Creating a Bridging Environment:
The Screening-in Process in BSW Programs
Robert G. Madden
Social work educators have long understood their responsibilities to ensure that graduates are competent to practice social work (Feldstein 1972; Reynolds 1942). Gatekeeping is the term used to describe this duty, which has included the development of assessment and evaluation strategies at various points in the students' professional development. The ultimate goals of gatekeeping are quality control, program integrity, and protection of those seeking services from graduates. Many of the discussions and articles on this topic over the last several years have focused on the need to tighten our gatekeeping, with a heavy emphasis on more rigorous admissions screening (Hepler and Noble 1990; Moore and Urwin 1991). This chapter will argue for a process that screens in students applying to a social work program. Built on a foundation of respecting student rights, valuing the diversity of the profession, and enabling human development, screening-in fulfills the responsibility of guarding the door to the profession while acting in consonance with our professional identity.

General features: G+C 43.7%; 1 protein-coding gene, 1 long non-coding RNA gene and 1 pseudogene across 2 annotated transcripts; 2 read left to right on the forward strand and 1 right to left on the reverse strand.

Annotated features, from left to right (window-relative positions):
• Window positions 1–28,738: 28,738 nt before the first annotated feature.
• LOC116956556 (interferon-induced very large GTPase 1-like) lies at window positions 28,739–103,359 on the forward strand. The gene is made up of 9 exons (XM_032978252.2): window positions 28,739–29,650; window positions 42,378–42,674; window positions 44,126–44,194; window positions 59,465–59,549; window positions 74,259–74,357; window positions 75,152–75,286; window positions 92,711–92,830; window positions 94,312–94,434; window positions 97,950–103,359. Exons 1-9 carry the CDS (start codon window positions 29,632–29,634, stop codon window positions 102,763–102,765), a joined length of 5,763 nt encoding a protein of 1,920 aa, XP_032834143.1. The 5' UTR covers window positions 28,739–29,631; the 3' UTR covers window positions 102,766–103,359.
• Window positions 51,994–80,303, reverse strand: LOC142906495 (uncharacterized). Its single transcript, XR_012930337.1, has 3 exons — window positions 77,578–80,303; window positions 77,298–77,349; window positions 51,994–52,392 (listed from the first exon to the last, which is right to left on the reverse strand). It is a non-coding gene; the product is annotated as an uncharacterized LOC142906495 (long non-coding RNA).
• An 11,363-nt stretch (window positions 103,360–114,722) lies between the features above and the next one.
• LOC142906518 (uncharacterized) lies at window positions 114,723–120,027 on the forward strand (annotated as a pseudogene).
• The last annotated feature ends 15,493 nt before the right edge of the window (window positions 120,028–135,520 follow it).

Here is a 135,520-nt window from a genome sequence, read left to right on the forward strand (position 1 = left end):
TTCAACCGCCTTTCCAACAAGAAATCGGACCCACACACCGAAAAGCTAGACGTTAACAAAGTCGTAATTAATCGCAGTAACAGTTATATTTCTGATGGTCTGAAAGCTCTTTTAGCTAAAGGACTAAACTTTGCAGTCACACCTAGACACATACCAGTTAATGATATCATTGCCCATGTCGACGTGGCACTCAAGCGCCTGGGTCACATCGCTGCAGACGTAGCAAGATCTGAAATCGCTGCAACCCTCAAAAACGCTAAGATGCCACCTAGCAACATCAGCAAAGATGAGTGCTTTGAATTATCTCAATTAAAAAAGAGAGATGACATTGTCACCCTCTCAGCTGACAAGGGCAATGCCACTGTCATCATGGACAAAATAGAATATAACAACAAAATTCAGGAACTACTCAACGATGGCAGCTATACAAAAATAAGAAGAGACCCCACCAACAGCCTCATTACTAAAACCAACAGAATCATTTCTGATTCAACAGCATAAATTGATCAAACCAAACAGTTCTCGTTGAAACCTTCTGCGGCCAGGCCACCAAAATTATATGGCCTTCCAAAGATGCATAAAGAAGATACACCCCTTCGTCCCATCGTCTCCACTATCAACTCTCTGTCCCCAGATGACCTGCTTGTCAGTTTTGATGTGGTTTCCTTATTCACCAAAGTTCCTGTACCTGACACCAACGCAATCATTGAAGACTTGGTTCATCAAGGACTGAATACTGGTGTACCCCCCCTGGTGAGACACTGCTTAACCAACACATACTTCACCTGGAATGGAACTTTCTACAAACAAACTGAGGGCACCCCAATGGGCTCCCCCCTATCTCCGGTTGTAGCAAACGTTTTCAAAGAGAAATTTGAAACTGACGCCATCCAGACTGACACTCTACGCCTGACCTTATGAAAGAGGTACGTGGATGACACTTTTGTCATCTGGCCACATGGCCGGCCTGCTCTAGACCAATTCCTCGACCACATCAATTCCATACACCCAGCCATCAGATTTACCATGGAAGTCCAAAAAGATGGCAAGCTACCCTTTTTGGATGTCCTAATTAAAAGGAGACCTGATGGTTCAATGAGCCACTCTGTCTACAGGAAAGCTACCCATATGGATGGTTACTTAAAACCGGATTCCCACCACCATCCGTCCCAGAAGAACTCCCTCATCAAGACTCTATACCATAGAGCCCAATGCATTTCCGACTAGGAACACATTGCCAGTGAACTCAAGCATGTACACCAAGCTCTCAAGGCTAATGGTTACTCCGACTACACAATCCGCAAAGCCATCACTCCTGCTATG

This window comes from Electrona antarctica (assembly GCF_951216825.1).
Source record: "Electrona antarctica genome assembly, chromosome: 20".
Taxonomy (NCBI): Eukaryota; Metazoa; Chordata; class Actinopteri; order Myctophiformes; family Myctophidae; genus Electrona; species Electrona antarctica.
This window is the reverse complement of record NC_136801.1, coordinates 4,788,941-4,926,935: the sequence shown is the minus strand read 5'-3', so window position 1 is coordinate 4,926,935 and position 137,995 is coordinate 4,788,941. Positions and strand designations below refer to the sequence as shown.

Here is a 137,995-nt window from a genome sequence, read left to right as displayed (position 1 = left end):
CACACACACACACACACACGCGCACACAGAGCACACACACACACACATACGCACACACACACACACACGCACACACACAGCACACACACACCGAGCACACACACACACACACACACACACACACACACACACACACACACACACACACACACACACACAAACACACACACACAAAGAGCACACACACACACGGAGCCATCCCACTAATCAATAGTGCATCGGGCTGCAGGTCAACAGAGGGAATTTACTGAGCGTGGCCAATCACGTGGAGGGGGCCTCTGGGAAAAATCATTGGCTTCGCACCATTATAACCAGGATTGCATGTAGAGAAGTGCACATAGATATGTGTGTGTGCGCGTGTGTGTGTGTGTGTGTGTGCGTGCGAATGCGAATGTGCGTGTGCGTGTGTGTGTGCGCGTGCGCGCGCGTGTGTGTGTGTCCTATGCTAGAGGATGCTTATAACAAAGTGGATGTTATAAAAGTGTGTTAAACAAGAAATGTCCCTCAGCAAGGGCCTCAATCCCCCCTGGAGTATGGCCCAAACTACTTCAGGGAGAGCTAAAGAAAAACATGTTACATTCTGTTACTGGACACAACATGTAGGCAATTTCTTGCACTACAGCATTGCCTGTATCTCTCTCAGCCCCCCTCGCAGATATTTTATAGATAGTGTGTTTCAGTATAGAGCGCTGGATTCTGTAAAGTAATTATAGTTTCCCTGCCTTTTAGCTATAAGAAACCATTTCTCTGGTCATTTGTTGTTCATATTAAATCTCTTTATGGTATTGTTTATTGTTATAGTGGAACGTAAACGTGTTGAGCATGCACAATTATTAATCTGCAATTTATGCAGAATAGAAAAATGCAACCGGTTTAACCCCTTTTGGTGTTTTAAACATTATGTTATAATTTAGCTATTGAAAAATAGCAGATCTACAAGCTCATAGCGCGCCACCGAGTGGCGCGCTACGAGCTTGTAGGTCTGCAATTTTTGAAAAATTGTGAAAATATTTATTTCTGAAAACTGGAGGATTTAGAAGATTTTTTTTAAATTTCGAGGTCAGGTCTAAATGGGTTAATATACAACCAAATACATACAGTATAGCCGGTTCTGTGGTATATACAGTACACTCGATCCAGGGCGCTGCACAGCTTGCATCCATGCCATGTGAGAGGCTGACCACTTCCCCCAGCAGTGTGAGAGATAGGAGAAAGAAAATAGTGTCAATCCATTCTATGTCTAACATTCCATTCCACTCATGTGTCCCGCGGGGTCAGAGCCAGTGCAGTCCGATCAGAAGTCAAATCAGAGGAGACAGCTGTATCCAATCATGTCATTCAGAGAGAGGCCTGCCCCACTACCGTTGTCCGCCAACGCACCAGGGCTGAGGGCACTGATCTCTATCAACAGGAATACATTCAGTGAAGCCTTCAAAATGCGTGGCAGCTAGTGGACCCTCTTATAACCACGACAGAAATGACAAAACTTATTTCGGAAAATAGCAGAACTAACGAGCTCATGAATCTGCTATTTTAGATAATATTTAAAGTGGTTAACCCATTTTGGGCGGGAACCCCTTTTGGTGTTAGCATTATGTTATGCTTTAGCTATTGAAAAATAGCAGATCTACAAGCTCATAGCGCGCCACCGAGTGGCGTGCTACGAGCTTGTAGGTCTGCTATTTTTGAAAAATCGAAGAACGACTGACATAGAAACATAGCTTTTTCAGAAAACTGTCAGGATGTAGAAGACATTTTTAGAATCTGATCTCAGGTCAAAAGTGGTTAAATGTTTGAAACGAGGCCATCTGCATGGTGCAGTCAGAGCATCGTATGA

The recent debate over the admissions stage of gatekeeping has been difficult to follow due to the variety of experiences and needs of BSW programs. In some schools, the number of students seeking entry into the social work major far exceeds the number of slots available. In these programs, criteria have had to be developed to help in admissions decisions. Most of the criteria are